NBCUniversal looks to challenge Apple TV+ and Netflix next April

Cynthia Littleton for Variety:

Comcast units are double down on the content and streaming wars as NBCUniversal plans to launch its advertising-supported streaming platform in April and Sky is vowing to double the volume of original content it delivers with an emphasis on European material.

NBCUniversal CEO Steve Burke and Sky CEO Jeremy Darroch talked up the company’s content options during Comcast’s second quarter earnings call with Wall Street analysts.

Burke said NBCU has more than 500 people working on the NBCUniversal streaming platform.

MacDailyNews Take: So, they’re only overstaffed by roughly 400.

NBCU recently struck a deal to scoop up exclusive streaming rights to “The Office” as a marquee property for the streaming service, although it will not return to NBCU from Netflix until 2021.

Burke said NBCUniversal is also investing in originals for its streaming platform, which will be advertising supported and available for free to those who have a traditional MVPD subscription or for a monthly fee.

MacDailyNews Take: An MVPD is a “multichannel video programming distributor.” As in: a traditional cable or satellite provider or such things as an over-the-top (OTT) Internet television service, including our favorite: Sony’s Playstation Vue.

So, it sounds like NBCUniversal’s service will require a monthly fee if you don’t have an MVPD, yet still have ads. That usage case certainly sounds subpar.


  1. What they are describing is how Hulu works now. How do you figure the economics of a streaming service would work without either advertising or some substantial subscriber fee? My guess is that you can remove the ads by paying a higher fee, again just like Hulu.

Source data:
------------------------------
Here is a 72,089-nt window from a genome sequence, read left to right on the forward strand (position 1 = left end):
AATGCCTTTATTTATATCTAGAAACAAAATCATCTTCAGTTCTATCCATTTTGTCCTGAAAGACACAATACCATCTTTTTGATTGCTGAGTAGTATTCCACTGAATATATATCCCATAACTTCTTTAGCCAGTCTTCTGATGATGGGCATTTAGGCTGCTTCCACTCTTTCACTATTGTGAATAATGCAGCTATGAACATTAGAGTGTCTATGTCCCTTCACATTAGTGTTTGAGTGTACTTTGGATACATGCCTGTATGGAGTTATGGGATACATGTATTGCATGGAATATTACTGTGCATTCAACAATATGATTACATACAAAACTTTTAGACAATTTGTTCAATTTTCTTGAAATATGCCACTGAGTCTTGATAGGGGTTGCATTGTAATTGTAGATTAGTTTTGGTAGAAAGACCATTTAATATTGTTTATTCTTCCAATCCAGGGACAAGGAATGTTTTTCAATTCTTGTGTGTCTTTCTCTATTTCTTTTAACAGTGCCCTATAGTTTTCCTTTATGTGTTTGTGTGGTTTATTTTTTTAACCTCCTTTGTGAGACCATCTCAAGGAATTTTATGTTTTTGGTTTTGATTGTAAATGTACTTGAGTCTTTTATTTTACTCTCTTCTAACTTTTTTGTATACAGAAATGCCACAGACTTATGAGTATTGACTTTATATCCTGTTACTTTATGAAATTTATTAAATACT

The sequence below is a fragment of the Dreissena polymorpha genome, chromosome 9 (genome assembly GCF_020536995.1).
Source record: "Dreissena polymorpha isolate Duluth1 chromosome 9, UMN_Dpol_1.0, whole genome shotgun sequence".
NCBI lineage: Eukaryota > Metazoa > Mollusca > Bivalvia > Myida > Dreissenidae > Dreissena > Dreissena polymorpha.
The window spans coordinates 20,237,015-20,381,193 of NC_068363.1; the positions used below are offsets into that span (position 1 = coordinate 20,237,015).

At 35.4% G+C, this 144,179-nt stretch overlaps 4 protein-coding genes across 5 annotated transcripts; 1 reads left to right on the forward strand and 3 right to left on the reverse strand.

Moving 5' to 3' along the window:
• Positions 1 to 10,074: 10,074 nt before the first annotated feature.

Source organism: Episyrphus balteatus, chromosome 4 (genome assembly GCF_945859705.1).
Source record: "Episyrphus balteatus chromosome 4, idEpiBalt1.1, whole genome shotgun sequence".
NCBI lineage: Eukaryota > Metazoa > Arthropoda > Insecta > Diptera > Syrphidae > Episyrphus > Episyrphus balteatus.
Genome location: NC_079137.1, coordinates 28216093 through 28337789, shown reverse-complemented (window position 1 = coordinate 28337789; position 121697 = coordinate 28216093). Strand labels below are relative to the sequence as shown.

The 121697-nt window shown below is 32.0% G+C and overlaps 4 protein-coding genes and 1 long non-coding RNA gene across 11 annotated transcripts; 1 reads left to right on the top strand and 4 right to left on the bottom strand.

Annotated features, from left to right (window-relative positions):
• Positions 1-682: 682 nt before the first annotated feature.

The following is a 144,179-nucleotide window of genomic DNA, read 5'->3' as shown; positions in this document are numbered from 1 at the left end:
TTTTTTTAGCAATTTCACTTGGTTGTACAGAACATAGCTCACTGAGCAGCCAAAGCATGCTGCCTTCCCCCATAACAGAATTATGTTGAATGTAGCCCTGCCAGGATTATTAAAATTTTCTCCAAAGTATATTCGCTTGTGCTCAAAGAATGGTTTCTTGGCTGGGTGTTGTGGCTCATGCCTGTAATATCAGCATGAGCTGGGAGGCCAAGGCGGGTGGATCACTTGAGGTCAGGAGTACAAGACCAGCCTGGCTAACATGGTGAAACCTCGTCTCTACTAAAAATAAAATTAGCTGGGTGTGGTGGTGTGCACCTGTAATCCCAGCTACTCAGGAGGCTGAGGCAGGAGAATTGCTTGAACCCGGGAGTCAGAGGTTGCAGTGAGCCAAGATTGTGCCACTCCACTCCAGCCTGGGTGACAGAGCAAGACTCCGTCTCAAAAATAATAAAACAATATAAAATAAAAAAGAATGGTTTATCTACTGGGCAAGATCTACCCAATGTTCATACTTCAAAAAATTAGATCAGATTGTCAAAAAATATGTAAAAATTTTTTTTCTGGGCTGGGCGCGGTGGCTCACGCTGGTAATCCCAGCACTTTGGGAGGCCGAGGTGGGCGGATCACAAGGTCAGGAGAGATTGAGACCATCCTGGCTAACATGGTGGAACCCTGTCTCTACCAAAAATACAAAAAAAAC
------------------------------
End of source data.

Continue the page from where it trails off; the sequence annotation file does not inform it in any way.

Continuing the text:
2. So basically, every major studio (and their networks) is going to have their own streaming site. NBCUniversal; Disney+ (ABC/Fox); and Warner have announced plans. CBS All Access is already here. And then there’s Netflix, Hulu and Amazon Prime, among others.

    I’m as big a fan of Apple as anyone, but does anyone really think they’re going to find room in this market with its tiny program library? Unless they buy one of the existing studios, I honestly don’t see their play here. Does anyone?

    1. The fragmentation of content into separate pay silos is going to be unpleasant for a while and then it will fall over. The only success model is cable TV. Ultimately, a service will need to bundle all the content channels and sell to consumers as one interface with single monthly bill.

      Apple may be one of those providers, but there will be competition.. looks like Amazon, Netflix, Hulu are the other main possibilities right now. But if the existing cable companies are smart, they should also be working on this pivot.

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